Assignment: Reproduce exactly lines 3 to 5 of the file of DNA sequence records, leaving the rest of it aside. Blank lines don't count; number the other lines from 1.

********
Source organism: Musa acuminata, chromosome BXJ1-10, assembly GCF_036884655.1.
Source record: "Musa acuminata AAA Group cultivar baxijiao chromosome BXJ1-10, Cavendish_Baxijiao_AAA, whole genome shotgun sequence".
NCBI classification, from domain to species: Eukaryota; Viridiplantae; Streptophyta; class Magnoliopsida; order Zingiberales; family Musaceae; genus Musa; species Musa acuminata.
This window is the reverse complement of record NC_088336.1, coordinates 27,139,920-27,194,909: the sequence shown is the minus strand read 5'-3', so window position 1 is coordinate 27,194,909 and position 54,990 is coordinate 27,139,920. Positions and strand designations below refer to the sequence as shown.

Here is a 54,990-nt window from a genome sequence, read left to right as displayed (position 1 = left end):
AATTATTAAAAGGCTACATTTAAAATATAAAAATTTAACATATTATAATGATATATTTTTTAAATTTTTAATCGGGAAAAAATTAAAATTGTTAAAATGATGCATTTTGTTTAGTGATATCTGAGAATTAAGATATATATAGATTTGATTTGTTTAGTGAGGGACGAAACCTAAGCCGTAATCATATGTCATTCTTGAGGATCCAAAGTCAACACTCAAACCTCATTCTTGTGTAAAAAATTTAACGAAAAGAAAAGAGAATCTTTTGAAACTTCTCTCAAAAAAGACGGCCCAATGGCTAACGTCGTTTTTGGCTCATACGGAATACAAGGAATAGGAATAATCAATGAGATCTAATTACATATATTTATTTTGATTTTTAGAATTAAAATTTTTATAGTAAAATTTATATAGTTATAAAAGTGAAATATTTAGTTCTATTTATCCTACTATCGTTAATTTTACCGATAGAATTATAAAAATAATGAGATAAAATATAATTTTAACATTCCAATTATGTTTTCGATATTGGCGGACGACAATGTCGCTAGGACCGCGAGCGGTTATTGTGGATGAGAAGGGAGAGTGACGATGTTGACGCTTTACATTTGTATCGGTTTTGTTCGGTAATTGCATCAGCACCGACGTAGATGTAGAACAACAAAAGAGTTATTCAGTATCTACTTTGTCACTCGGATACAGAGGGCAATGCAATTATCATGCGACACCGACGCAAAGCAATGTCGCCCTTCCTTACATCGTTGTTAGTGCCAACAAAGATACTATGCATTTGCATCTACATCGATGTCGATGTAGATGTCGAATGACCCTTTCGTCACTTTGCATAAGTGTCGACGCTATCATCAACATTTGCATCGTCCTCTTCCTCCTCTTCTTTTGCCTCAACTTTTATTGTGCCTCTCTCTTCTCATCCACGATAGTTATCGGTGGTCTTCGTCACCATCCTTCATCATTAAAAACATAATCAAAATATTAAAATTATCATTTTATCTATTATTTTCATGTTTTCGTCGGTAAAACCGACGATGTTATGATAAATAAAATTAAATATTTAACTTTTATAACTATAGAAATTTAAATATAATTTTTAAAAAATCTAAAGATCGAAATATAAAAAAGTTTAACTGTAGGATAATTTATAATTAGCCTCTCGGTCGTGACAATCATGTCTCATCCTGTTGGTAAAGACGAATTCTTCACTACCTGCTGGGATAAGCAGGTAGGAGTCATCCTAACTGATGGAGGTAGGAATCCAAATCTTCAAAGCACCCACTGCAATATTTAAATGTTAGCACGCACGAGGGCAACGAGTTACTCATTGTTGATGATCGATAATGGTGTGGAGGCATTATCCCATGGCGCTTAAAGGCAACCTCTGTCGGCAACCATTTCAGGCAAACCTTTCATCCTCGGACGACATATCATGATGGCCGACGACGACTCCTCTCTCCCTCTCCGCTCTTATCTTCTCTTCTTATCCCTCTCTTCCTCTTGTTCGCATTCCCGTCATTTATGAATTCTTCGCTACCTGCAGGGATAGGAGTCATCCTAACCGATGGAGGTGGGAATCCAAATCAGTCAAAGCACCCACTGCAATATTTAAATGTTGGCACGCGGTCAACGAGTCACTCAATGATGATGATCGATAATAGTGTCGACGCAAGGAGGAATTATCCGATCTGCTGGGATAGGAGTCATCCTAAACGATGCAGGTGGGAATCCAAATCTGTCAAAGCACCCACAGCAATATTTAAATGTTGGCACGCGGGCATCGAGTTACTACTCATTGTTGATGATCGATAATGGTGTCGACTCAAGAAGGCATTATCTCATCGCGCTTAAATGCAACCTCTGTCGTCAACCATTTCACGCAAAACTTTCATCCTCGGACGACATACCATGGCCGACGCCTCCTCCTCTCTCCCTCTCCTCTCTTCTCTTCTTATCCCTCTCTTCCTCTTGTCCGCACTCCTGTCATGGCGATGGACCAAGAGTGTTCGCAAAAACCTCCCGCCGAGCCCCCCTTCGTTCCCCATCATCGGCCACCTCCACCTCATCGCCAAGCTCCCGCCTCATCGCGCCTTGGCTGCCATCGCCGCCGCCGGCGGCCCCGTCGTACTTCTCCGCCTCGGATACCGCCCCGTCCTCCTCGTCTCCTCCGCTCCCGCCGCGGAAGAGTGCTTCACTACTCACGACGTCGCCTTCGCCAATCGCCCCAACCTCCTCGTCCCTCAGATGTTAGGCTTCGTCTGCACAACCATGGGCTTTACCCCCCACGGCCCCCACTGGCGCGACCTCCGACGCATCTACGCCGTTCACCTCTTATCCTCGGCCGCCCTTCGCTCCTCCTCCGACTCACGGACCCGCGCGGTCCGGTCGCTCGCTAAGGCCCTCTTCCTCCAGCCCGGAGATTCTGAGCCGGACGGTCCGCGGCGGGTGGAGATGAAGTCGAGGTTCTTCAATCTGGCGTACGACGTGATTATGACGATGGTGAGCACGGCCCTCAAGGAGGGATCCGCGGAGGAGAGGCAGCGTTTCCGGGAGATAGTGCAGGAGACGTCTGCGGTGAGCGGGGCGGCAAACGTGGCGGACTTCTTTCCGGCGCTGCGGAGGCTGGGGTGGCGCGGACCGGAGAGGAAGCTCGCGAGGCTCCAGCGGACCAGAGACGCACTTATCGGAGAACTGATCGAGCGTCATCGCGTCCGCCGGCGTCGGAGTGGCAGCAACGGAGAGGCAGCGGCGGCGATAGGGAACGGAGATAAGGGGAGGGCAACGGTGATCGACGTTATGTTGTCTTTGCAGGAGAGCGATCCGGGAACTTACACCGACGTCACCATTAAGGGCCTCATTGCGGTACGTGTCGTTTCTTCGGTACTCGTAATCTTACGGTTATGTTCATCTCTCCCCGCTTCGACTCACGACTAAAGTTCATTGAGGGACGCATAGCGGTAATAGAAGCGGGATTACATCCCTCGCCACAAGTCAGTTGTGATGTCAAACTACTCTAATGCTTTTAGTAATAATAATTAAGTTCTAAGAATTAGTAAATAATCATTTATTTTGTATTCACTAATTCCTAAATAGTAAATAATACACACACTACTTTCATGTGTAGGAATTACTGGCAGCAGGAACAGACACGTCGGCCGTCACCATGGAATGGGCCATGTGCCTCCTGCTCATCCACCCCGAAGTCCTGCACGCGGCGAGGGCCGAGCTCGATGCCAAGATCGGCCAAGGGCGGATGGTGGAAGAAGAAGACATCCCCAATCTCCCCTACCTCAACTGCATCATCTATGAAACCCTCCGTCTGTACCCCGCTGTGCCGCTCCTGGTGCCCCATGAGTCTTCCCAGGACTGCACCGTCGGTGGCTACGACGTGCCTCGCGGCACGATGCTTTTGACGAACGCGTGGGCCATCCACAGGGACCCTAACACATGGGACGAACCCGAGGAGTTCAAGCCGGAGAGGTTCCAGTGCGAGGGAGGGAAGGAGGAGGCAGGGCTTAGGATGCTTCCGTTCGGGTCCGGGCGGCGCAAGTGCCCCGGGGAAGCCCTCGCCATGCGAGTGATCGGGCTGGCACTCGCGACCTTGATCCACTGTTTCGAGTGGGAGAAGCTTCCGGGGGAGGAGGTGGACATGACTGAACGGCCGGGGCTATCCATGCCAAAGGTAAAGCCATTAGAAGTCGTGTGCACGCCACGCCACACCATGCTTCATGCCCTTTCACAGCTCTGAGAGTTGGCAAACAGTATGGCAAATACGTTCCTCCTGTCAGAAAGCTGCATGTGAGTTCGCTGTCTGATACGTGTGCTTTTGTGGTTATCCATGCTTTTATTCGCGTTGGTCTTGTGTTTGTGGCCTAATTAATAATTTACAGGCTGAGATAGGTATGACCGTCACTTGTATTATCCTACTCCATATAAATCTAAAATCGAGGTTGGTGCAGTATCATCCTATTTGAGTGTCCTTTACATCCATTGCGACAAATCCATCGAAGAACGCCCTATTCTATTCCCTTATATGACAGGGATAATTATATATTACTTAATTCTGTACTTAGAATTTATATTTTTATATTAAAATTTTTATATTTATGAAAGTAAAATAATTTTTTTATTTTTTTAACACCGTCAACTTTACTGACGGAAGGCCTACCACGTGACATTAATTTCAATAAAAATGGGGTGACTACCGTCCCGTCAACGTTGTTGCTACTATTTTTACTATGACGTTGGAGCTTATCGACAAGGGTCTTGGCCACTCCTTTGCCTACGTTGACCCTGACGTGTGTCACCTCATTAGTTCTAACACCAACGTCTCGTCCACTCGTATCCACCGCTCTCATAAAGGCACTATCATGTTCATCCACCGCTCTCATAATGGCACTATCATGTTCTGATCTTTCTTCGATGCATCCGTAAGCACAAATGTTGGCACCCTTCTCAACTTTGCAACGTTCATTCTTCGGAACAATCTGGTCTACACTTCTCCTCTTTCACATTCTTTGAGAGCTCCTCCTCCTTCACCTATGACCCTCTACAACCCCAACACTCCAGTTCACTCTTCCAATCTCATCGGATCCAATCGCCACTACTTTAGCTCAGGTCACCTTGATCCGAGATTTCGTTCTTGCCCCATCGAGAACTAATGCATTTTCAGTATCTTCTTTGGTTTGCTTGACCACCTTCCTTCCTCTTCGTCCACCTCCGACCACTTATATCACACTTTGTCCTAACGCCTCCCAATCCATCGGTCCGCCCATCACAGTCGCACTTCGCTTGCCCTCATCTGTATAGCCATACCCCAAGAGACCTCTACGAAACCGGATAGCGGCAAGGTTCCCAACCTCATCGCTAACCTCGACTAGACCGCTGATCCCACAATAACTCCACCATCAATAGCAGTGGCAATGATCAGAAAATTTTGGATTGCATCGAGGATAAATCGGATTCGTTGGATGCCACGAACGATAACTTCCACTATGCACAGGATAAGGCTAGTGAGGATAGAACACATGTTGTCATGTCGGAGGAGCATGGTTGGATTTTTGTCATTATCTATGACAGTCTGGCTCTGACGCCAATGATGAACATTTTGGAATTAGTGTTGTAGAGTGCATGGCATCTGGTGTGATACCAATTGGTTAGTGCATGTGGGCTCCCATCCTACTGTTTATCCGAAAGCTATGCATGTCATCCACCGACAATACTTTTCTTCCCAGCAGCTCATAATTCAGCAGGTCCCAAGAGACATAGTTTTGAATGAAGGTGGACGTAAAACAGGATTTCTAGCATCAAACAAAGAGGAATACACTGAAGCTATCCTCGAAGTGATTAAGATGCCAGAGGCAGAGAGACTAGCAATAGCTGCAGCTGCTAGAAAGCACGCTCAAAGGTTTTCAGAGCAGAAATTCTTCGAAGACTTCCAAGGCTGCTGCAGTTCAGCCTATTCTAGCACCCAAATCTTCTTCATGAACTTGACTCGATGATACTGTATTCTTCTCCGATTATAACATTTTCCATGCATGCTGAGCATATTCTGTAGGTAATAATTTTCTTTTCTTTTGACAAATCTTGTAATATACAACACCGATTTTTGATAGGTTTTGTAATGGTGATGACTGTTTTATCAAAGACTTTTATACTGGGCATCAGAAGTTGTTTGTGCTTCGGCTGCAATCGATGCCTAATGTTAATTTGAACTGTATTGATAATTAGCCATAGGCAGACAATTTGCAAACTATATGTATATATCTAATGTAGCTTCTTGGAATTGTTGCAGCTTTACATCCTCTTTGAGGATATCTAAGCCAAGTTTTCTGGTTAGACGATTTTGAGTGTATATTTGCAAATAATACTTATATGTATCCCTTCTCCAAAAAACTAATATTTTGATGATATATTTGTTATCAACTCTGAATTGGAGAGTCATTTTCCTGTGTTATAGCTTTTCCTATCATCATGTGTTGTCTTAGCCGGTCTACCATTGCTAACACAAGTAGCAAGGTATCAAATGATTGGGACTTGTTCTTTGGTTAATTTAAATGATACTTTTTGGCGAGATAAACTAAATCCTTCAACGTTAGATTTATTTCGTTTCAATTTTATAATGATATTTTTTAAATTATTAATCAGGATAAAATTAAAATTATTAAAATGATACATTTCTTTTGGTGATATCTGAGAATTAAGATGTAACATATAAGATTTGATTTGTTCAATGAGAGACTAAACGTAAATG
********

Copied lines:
NCBI classification, from domain to species: Eukaryota; Viridiplantae; Streptophyta; class Magnoliopsida; order Zingiberales; family Musaceae; genus Musa; species Musa acuminata.
This window is the reverse complement of record NC_088336.1, coordinates 27,139,920-27,194,909: the sequence shown is the minus strand read 5'-3', so window position 1 is coordinate 27,194,909 and position 54,990 is coordinate 27,139,920. Positions and strand designations below refer to the sequence as shown.

Here is a 54,990-nt window from a genome sequence, read left to right as displayed (position 1 = left end):